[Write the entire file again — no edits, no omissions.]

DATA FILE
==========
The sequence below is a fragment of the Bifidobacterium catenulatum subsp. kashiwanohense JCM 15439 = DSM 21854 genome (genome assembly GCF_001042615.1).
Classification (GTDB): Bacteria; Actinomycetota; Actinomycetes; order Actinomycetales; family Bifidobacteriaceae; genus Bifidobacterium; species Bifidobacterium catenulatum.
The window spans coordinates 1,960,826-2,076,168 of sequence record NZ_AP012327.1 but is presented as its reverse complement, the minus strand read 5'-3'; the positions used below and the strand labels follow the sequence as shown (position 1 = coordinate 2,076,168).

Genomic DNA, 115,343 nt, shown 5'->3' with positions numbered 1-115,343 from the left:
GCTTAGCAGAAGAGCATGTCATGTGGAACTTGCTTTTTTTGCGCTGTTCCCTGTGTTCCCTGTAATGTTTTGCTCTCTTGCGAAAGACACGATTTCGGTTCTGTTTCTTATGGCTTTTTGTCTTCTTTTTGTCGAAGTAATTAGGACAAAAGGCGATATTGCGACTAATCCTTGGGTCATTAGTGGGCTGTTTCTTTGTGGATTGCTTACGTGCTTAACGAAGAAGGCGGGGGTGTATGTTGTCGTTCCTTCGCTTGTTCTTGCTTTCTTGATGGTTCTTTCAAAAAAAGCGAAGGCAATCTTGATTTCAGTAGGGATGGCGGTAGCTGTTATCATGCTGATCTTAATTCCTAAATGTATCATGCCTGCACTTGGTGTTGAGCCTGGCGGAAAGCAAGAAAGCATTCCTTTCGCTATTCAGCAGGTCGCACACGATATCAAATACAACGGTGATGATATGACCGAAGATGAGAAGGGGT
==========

The sequence below is a fragment of the Bifidobacterium catenulatum subsp. kashiwanohense JCM 15439 = DSM 21854 genome (genome assembly GCF_001042615.1).
Classification (GTDB): Bacteria; Actinomycetota; Actinomycetes; order Actinomycetales; family Bifidobacteriaceae; genus Bifidobacterium; species Bifidobacterium catenulatum.
The window spans coordinates 1,960,826-2,076,168 of sequence record NZ_AP012327.1 but is presented as its reverse complement, the minus strand read 5'-3'; the positions used below and the strand labels follow the sequence as shown (position 1 = coordinate 2,076,168).

Genomic DNA, 115,343 nt, shown 5'->3' with positions numbered 1-115,343 from the left:
GCTTAGCAGAAGAGCATGTCATGTGGAACTTGCTTTTTTTGCGCTGTTCCCTGTGTTCCCTGTAATGTTTTGCTCTCTTGCGAAAGACACGATTTCGGTTCTGTTTCTTATGGCTTTTTGTCTTCTTTTTGTCGAAGTAATTAGGACAAAAGGCGATATTGCGACTAATCCTTGGGTCATTAGTGGGCTGTTTCTTTGTGGATTGCTTACGTGCTTAACGAAGAAGGCGGGGGTGTATGTTGTCGTTCCTTCGCTTGTTCTTGCTTTCTTGATGGTTCTTTCAAAAAAAGCGAAGGCAATCTTGATTTCAGTAGGGATGGCGGTAGCTGTTATCATGCTGATCTTAATTCCTAAATGTATCATGCCTGCACTTGGTGTTGAGCCTGGCGGAAAGCAAGAAAGCATTCCTTTCGCTATTCAGCAGGTCGCACACGATATCAAATACAACGGTGATGATATGACCGAAGATGAGAAGGGGT